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Poetry of Issue #8        Page 65

MOURNING TRAVEL


My last trip before the lockdown
was to Spain. I didn’t go to learn more about
Conquistadors, bullfights, the Inquisition.
I went

to visit cities where Moslems built majestic buildings
and Jews served them as doctors, diplomats, viziers—
both religions attaining heights
they would not see again for centuries,
if ever.

Their golden ages warmed me
like the sun of Andalusia.

When Catholics forced the Moslems out,
they didn’t trash the heathen mosques—
they turned some into churches,
adding frescoes beyond
the zebra-striped arches.

Same with the Alhambra,
whose chambers married lacy stone,
patterned tiles and psychedelic
calligraphy—
next to courtyards so calm,
Spanish royals chose to live there.

This is why I travel—to marvel and understand.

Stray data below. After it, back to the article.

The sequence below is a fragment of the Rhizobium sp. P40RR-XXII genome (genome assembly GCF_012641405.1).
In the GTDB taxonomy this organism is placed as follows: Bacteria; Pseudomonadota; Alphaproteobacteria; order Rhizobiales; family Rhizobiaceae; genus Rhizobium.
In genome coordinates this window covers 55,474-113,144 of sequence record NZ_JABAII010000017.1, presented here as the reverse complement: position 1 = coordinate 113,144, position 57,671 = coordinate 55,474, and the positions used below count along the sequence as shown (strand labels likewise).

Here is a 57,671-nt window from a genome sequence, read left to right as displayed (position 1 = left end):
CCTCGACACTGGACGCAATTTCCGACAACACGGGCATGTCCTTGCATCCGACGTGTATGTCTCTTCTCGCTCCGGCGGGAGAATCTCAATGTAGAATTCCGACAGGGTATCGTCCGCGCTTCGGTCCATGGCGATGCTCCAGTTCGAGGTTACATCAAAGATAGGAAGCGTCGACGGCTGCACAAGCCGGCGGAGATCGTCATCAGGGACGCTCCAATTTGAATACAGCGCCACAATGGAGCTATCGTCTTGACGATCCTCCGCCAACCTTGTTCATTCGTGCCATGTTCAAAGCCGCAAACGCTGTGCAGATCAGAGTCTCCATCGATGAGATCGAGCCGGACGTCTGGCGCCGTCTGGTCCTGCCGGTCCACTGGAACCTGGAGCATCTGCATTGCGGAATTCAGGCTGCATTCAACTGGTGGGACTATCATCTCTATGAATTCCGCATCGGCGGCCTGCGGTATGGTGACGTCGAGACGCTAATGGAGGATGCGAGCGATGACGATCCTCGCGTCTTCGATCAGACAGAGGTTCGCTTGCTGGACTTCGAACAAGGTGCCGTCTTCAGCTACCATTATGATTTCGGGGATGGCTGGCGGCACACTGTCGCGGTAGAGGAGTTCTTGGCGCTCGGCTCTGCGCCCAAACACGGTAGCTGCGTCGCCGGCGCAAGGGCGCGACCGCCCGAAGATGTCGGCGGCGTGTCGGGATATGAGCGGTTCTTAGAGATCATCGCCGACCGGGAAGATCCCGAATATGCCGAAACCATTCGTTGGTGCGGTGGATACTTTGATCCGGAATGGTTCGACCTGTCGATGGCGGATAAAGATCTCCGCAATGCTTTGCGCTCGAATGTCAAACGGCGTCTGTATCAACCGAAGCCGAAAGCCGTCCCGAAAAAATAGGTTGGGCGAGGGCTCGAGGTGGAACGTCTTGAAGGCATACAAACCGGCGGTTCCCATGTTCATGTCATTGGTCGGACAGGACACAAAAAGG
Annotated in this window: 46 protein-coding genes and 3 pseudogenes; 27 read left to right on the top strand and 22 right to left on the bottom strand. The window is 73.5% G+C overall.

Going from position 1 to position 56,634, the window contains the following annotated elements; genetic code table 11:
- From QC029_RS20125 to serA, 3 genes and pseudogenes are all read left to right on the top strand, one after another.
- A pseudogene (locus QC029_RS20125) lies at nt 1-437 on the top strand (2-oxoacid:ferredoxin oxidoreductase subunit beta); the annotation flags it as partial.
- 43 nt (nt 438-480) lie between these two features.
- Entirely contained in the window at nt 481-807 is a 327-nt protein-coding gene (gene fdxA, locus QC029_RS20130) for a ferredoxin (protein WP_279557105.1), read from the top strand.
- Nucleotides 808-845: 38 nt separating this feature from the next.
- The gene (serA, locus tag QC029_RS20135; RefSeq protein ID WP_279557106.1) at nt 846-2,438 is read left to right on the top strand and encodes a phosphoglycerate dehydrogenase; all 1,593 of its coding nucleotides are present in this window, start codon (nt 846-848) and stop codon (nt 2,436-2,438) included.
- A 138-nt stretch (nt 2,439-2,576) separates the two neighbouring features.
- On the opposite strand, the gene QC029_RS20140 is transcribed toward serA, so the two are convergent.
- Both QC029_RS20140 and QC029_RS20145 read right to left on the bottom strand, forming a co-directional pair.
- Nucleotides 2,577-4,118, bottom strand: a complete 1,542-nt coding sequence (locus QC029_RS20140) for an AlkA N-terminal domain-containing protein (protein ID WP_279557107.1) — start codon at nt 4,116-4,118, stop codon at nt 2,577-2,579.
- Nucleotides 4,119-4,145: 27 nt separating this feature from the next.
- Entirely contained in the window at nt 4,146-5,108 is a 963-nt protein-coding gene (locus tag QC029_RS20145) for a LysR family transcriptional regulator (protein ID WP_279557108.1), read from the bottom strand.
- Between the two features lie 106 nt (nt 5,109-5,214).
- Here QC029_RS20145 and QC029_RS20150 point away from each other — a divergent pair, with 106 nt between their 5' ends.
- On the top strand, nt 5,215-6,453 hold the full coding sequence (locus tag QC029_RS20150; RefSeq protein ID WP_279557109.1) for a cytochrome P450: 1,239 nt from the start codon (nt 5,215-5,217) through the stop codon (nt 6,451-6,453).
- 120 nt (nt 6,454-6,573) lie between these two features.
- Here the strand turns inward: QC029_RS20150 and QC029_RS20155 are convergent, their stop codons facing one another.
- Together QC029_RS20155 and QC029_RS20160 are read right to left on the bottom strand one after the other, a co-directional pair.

I am not alone.
Until a few months ago,
tourists zig-zagged the earth in droves,
disrupting wildlife in the Galapagos,
killing coral on the Great Barrier Reef,
lining up to see sunrise over the temple at Angkor Watt.

Then a virus boarded a jet.

I know the young will journey again someday,
but I worry about their parents and grandparents.
Myself.

In my heart, I have a box of dreams.
Inside it, I am
walking through sandstone arches in Utah,
wandering English gardens,
riding a double-decker
with my husband in London.

I’m swimming in the Indian Ocean,
savoring chateaux in France,
dropping my jaw before
the jagged peaks of Patagonia.

The body aches and breaks a little further
each year. Will I leave the world
before I see it?

  Jacqueline Coleman-Fried